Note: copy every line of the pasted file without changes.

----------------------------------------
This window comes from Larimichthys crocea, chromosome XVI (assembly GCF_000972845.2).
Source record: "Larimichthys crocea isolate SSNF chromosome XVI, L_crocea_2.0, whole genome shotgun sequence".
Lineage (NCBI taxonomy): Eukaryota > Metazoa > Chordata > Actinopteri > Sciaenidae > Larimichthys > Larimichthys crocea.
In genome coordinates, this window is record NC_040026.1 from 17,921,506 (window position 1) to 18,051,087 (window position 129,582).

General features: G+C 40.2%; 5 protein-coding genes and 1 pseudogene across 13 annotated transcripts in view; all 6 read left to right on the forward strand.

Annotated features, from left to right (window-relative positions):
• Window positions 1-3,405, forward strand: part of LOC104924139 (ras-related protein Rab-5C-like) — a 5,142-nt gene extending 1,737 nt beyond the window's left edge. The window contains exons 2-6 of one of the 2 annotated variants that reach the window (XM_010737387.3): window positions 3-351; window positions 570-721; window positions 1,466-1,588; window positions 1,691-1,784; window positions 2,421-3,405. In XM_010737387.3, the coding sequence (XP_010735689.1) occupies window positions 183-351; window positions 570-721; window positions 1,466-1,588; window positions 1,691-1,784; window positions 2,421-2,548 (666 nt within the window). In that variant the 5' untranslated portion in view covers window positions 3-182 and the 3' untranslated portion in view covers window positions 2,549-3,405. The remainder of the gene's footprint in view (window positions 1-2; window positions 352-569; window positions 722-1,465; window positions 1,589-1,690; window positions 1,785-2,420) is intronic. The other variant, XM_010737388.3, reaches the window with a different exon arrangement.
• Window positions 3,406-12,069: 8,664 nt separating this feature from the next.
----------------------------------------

This window comes from Larimichthys crocea, chromosome XVI (assembly GCF_000972845.2).
Source record: "Larimichthys crocea isolate SSNF chromosome XVI, L_crocea_2.0, whole genome shotgun sequence".
Lineage (NCBI taxonomy): Eukaryota > Metazoa > Chordata > Actinopteri > Sciaenidae > Larimichthys > Larimichthys crocea.
In genome coordinates, this window is record NC_040026.1 from 17,921,506 (window position 1) to 18,051,087 (window position 129,582).

General features: G+C 40.2%; 5 protein-coding genes and 1 pseudogene across 13 annotated transcripts in view; all 6 read left to right on the forward strand.

Annotated features, from left to right (window-relative positions):
• Window positions 1-3,405, forward strand: part of LOC104924139 (ras-related protein Rab-5C-like) — a 5,142-nt gene extending 1,737 nt beyond the window's left edge. The window contains exons 2-6 of one of the 2 annotated variants that reach the window (XM_010737387.3): window positions 3-351; window positions 570-721; window positions 1,466-1,588; window positions 1,691-1,784; window positions 2,421-3,405. In XM_010737387.3, the coding sequence (XP_010735689.1) occupies window positions 183-351; window positions 570-721; window positions 1,466-1,588; window positions 1,691-1,784; window positions 2,421-2,548 (666 nt within the window). In that variant the 5' untranslated portion in view covers window positions 3-182 and the 3' untranslated portion in view covers window positions 2,549-3,405. The remainder of the gene's footprint in view (window positions 1-2; window positions 352-569; window positions 722-1,465; window positions 1,589-1,690; window positions 1,785-2,420) is intronic. The other variant, XM_010737388.3, reaches the window with a different exon arrangement.
• Window positions 3,406-12,069: 8,664 nt separating this feature from the next.